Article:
Screening of Red Names

In 2006, the film Red Names was screened at the Prisoner’s Justice Film Festival. You can read Dr. Mojab’s opening remarks below:

Red Names


Women Political Prisoners of the Middle East Introduction and Welcome Remarks

Shahrzad Mojab

These are not easy times for women of the Middle East. We are living daily the consequences of a prolonged hostility and are facing renewed condition of animosity started before September 11, 2001 and has continued unabated since. The extreme right, both in the West and in the Middle East, have created horror, carnage, and are fueling the culture of fear throughout the world. Under these conditions, Islamophobia, anti-Arabism, and other forms of racism are quite often overtly expressed.

My purpose in researching, advocating, and mobilizing around the issue of women political prisoners in the Middle East is first to critique those theoretical perspectives that opposes Orientalism, Islamophobia, anti-Arabism, and racism, but do not rigorously challenge patriarchal power relations in which Islam is theoretically and politically implicated. So what we are facing with is a body of knowledge where women in the Middle East, as a category of analysis, are predominantly reduced to their religious belonging – women are essentialized as Muslims. In fact, this essentialization, that is reducing the entire Middle East, to religion, is in line with Orientalism, and with the politics of various US and European administrations which seek the roots of all their Middle Eastern problems in Islam.

Second, I would like to argue that in the last two decades, the annual reports of Human Rights Watch, Amnesty International, UNIFEM, CEDAW, and reports from majority of women’s NGOs from the region, depict a gross picture of patriarchal violence committed against women, from ‘honour killing’ to ‘stoning’ to sexual violence under the custody of police, to all sorts of daily and nightly violation of women’s rights. My questions to critical, anti-racist, anti- colonial, and anti-capitalist feminists/activists are:

1) What have we done with these data? How this information is being processed, analyzed, theorized, and politicized in your activism and scholarship?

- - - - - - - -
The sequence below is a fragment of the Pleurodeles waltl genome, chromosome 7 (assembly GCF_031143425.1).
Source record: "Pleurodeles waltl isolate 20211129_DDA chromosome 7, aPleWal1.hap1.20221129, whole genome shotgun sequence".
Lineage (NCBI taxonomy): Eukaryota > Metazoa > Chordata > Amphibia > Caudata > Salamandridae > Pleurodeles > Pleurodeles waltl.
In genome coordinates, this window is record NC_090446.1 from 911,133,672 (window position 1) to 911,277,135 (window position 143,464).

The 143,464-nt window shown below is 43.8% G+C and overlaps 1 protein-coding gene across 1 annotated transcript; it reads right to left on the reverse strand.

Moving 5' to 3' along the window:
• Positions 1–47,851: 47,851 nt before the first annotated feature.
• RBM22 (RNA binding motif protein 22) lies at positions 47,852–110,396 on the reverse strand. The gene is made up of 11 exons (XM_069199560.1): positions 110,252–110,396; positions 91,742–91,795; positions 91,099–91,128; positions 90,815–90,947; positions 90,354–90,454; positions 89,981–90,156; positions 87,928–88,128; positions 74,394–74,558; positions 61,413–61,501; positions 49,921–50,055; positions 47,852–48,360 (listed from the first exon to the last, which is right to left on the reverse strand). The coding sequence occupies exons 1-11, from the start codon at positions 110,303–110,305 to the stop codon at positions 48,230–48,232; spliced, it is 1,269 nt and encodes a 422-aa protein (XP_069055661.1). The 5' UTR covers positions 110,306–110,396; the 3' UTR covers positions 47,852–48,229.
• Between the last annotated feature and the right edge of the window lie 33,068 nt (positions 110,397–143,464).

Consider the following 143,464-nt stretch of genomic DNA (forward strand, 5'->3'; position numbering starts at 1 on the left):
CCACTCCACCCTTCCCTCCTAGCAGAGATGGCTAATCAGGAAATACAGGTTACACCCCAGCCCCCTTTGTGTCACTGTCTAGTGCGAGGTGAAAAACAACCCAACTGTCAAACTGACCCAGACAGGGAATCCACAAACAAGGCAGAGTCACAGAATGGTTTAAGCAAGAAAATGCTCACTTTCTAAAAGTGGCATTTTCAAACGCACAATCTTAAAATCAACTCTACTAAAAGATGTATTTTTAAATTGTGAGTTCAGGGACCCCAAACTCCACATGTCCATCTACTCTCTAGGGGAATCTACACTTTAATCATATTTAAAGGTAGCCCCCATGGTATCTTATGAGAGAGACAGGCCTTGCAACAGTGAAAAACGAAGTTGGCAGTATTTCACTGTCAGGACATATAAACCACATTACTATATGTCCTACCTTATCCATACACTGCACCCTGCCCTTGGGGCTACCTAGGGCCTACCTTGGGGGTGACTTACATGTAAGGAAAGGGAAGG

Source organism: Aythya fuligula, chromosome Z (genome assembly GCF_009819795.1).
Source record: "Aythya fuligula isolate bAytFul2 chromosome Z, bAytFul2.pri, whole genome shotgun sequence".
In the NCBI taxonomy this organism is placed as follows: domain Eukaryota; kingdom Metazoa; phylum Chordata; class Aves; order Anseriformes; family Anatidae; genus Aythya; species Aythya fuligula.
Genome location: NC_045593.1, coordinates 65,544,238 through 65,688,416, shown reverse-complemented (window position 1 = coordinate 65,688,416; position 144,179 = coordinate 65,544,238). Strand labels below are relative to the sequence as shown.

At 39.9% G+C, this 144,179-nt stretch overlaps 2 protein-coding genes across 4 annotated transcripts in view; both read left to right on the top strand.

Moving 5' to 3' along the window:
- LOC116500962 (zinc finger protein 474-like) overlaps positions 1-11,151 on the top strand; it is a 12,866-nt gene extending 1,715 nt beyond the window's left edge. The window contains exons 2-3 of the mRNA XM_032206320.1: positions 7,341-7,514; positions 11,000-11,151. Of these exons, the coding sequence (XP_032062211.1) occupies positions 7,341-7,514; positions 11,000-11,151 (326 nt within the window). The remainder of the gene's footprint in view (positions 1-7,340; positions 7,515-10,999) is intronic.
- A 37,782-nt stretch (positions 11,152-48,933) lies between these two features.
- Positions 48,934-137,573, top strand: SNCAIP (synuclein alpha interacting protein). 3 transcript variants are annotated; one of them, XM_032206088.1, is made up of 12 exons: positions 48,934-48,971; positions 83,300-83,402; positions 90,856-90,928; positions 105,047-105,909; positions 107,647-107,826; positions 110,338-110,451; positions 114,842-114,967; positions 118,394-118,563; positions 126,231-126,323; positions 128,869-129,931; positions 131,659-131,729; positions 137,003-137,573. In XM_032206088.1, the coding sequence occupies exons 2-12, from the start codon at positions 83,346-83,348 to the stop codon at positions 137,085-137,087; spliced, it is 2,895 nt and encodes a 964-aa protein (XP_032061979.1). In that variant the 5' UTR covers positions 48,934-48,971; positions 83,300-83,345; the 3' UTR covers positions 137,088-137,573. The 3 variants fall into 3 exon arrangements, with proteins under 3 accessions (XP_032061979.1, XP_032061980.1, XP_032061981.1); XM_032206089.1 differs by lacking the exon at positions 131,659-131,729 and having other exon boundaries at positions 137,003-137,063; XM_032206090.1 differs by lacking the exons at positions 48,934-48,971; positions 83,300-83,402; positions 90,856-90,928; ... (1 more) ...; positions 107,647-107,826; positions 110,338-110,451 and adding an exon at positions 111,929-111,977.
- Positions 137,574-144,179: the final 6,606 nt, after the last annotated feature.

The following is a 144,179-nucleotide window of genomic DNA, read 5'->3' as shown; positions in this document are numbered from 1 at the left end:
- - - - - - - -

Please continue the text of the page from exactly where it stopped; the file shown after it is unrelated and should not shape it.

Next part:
2) Why aren’t we outraged by the glaring omission of state patriarchal violence against secular and socialist women? Why haven’t we written the history of women political prisoners throughout the region? Why in the Middle East diaspora communities, that is, in the safety of hostland, only a limited body of knowledge is being produced on the experience of these women?

My hope is that the presentation of three of powerful films tonight will urge you to think, reflect, and mobilize you to act.

The first film is Red Names (nahrassidand az marg) by: Amin Zarghami & Shahrzad Arshadi. This is a short video celebrating the legacy of thousands of women who lost their lives in Iran between 1979 and 1999 due to their political, social and religious beliefs. It is intended as a testament both to their suffering and to the political tyranny that led to their execution.

The second film is Women in Struggle, Director/Producer Buthina Canaan Khourywhich depicts lives of four Palestinian women ex-political prisoners and their struggle during their years of imprisonment in Israeli jails exploring the affects and influence on their present life and their future outlook. Although these four women are out of the Israeli prison they actually find themselves in a bigger prison carrying “prison” within them in every aspect of their life.